The Fijians: A Study of the Decay of Custom
The Confederation in Decay
The Confederation in Decay.
The first effects of foreign interference was to strengthen the power of the chiefs; the second, to destroy it. For more than two years Mbau enjoyed a monopoly of muskets, which enabled her almost to double the extent of her territory. To the eastward the kingdom of Somosomo swallowed up the whole of Taveuni and the eastern portion of Vanua Levu, while the Tongan immigrants under Maafu first conquered the Lau group, and then threatened the independence of Mbau itself. The immediate effect of subjugation was to blight the traditions and religion of the conquered tribe, for independence is as necessary to their life as light and air to the life of a plant. It is astonishing how quickly the status of a Fijian is reflected in his bearing. In an assemblage of Fijians an unskilled eye can pick out the members even of tribes who were subdued within the memory of men still living, by their slinking gait, their shifty eye, and the humble curve of their spine. A few years have changed them from warriors into beaten curs. Their chief, a hewer of wood like themselves, ceases at once to inspire respect; they approach him now without crying the tama, the prerogative he used to share with the gods themselves; they keep the tama for their alien page 63conqueror and his gods; of their own they pretend to have forgotten the very name, nor dare they any more to claim tauvu relationship with any cousin-tribe that has preserved its freedom. They have dropped out of the social fabric, and chief and subject alike spend their lives in weaving ignoble plots to alleviate the squalor of their servitude.
Far otherwise the conqueror. He who, but a generation back, would have sweated in the yam-field with his men, now grew fat upon the contributions of his tenants and the toil of his kitchen-men. His harem was crowded with the daughters of allied chiefs, and the fairest girls from every conquered village. Panders and sycophants flocked to him; dwarfs and negroes and renegade Europeans were in his train; buffoons told dirty stories over his evening kava bowl; poets forged heroic genealogies for him, and when he went abroad men squatted on the ground with averted faces and tama'ed. Every vessel that he used was sacred, and brought death to any lowborn man that touched it. Every member of his tribe swam upon the tide of his prosperity. His village became a village of chiefs, with serfs of their own to plant food for them, where the youths were trained to the chief-like exercises of war and seamanship and dancing, and the old men spent their nights in feasting and concocting plots for extending their dominion. As for the Roko Tui, the Sacred Chief among the conquered tribes—there being no place for such rank among serfs—he was fain to surrender his sanctity; among the conquerors he degenerated into an ornamental symbol of the powers divine.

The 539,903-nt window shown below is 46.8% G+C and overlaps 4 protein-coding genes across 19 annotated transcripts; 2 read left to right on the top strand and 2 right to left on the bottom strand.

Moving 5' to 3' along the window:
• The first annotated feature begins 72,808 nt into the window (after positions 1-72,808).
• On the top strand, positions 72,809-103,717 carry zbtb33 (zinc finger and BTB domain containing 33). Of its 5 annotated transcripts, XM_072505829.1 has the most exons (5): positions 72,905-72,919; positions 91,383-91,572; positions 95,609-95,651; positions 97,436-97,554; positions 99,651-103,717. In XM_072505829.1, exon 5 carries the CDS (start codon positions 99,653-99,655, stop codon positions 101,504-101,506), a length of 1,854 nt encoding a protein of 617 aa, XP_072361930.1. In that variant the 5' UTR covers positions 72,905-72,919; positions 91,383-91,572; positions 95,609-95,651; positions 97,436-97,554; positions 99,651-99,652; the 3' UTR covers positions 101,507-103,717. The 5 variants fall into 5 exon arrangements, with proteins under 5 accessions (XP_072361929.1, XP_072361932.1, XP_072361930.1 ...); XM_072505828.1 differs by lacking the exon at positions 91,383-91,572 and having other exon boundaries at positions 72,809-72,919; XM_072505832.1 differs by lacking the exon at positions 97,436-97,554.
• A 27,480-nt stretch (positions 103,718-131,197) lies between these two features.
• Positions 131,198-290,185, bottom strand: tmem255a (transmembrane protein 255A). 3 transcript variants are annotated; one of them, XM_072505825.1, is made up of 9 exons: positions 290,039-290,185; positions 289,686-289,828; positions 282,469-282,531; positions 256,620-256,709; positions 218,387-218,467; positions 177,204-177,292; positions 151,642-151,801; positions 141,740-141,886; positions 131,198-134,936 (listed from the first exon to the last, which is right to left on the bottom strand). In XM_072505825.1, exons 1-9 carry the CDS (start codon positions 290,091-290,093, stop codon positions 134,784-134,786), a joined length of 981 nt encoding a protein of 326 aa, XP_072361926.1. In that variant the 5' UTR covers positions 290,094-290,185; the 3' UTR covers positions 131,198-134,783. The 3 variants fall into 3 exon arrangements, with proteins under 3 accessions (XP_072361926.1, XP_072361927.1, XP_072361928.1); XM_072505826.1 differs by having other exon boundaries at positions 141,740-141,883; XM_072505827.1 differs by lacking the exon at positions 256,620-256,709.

The chief was seen at his best among those tribes that had preserved their independence without seeking to extend their borders. Among the Melanesian tribes in the western half of Vitilevu, in a number of isolated islands, such as Vatulele and the Yasawa islands, the chief was veritably the father of his people. Neither his dignity, nor the sanctity of his person depended, as with us, upon any adventitious barriers between himself and his subjects. Familiarity bred no contempt. Like them, he wore nothing but the malo; with them he plied the digging-stick at planting time. And yet, though any page 64might approach him, none forgot the honours due to him. When Roko Tui Nandronga worked himself into a drunken fury over the accidental burning of his kitchen, his whole people, chiefs and all, besmeared themselves with ashes, and crawled to his feet to sue forgiveness; and when the Colonial Government threatened to deport him for unjust exactions levied on his people, the very people who had suffered from his extortions implored the Governor to reinstate him, saying that they loved him as a father. "Can we picture," asks Teufelsdröckh, "a naked Duke of Wellington addressing a naked House of Lords? "Had the sage seen a Fijian chief among his people he would have marked how the naked brown skin may be clothed in a divinity that needs no visible garment to lend it dignity.